Lavatory Fire Extinguisher Test Standard (LAVEX)
The requirement for an automatic fire extinguisher which discharges into a lavatory trash container was proposed in FAA Notice 84-5 as a consequence of two incidents. The first involved an aircraft cabin fire (Air Canada, Cincinnati 1983) in which 23 people perished. The second occurred at Tampa International Airport in Florida on June 25, 1983 that resulted in evacuation of the aircraft with no injuries or loss of life. Following these accidents, an inspection survey of the U.S. carrier fleet by the FAA revealed that the fire containment capabilities of trash containers may be compromised by the wear and tear typical of service. Considering the seriousness of in-flight cabin fires, enhanced fire protection was considered necessary. As a result, rulemaking was implemented on April 29, 1987, that required each lavatory trash container be equipped with a built-in automatic fire extinguisher which discharges automatically into the container upon the occurrence of a fire.
Previously, all aircraft lavatory disposal receptacle fire extinguishers use Halon 1301 as the fire extinguishing agent. To establish that a replacement agent provides an equivalent level of safety to that of Halon 1301, the performance is measured against a standard test method. The FAA established the International Halon Replacement Working Group to address the development of performance standards for aircraft fire extinguishing systems employing halons. A specific Task Group was formed to develop a minimum performance standard for the lavatory trash receptacle fire extinguishing system. The minimum performance standard development process started with the test article, shown in figure 1, based on input from the Boeing Commercial Airplane Group. The test article is considered to be representative of the largest trash receptacle in current service. Ventilation is provided at both the top and bottom of the test article to allow sufficient circulation of air for combustion to start and sustain until the lavatory extinguisher (Lavex) discharges. The ventilation holes were provided with damper flaps that can be closed upon discharge initiation to minimize leakage of the agent from the bottom of the test article.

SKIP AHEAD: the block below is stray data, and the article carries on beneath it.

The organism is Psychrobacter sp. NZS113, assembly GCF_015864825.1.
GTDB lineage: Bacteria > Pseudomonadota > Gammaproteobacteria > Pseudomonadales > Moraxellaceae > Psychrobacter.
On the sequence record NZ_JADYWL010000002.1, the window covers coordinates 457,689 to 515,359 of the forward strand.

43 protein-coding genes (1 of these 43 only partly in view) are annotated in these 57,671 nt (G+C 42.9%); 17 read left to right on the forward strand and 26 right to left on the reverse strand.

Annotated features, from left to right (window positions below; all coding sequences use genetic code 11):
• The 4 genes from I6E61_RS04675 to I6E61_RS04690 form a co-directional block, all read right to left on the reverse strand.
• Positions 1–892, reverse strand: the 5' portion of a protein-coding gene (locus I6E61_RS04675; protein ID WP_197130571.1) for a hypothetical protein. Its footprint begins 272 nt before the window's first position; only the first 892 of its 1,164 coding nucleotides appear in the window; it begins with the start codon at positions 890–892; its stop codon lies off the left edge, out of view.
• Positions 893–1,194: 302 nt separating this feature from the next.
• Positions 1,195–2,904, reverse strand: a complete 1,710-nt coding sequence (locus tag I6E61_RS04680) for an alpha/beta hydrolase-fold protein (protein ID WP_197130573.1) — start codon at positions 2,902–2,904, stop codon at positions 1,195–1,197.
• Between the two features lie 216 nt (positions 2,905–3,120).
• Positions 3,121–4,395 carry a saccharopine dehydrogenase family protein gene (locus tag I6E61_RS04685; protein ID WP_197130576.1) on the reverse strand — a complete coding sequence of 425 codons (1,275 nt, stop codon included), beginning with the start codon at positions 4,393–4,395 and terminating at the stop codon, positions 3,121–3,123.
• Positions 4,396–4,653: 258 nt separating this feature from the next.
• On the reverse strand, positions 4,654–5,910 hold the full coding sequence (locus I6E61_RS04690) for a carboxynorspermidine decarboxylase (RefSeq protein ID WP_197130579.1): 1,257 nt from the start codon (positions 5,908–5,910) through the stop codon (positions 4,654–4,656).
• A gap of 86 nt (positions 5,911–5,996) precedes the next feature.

Based on numerous initial tests, crumpled paper hand towels was established as the most appropriate fire load. A pair of nichrome coils located close to the bottom of the trash receptacle comprises the ignition source. The intention is to simulate a glowing cigarette buried in the trash, resulting in deep-seated, smoldering combustion. In order to cover the range of aircraft operational conditions, a minimum test temperature was established to ensure proper functioning of the Lavex in cold climates, which can result when an aircraft is parked for extended periods. Several other requirements were implemented into the minimum performance standard in order to obtain a repeatable test condition. These include: standardization of the ignition source temperature, towel specification, a minimum number of required successful tests for acceptance, and tolerances on the actual "crumpling" tightness of the paper towels. The minimum performance standard development chronology is documented in FAA Report, "Development of a Minimum Performance Standard for Lavatory Trash Receptacle Automatic Fire Extinguishers, DOT/FAA/AR-96/122", dated February 1997. You may view this report from the Reports page of this website. The aforementioned test standard may be used in certification testing of alternative agents to halon for lavatory trash receptacles. Policy Letter TAD-97-003, March 31, 1997 generated by the FAA Transport Airplane Directorate, was circulated to the various Aircraft Certification Offices to serve notice that this new standard is now in place.
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